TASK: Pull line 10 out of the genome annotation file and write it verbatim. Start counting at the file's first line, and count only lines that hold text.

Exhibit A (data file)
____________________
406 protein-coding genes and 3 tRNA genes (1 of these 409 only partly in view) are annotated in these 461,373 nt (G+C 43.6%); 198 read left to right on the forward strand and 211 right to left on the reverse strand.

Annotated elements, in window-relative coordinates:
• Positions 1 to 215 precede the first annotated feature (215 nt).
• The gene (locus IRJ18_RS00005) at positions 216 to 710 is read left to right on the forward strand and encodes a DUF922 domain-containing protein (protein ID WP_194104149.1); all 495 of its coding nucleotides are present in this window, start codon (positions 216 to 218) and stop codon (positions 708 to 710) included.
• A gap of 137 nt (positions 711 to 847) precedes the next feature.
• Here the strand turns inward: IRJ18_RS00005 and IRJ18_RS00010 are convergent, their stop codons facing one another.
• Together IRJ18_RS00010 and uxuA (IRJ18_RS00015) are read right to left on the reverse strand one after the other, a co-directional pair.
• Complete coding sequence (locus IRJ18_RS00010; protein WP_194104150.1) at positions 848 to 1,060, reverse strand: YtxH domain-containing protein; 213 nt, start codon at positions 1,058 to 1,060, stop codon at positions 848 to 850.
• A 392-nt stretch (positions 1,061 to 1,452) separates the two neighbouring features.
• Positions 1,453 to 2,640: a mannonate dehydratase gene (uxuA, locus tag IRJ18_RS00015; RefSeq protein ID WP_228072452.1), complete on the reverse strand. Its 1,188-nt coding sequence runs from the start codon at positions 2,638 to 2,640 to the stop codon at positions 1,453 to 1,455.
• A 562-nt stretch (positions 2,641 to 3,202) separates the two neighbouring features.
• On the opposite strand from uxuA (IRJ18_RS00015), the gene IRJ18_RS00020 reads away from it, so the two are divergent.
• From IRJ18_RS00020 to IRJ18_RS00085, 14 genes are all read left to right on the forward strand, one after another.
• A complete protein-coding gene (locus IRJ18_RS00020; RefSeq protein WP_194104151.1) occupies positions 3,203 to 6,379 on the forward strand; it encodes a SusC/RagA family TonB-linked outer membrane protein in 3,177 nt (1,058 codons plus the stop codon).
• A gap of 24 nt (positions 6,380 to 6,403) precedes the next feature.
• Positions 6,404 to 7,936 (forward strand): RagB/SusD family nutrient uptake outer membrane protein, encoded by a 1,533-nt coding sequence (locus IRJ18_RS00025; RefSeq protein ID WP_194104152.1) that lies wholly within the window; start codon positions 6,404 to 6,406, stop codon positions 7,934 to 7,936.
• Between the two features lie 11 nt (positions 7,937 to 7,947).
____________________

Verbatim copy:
• Positions 1,453 to 2,640: a mannonate dehydratase gene (uxuA, locus tag IRJ18_RS00015; RefSeq protein ID WP_228072452.1), complete on the reverse strand. Its 1,188-nt coding sequence runs from the start codon at positions 2,638 to 2,640 to the stop codon at positions 1,453 to 1,455.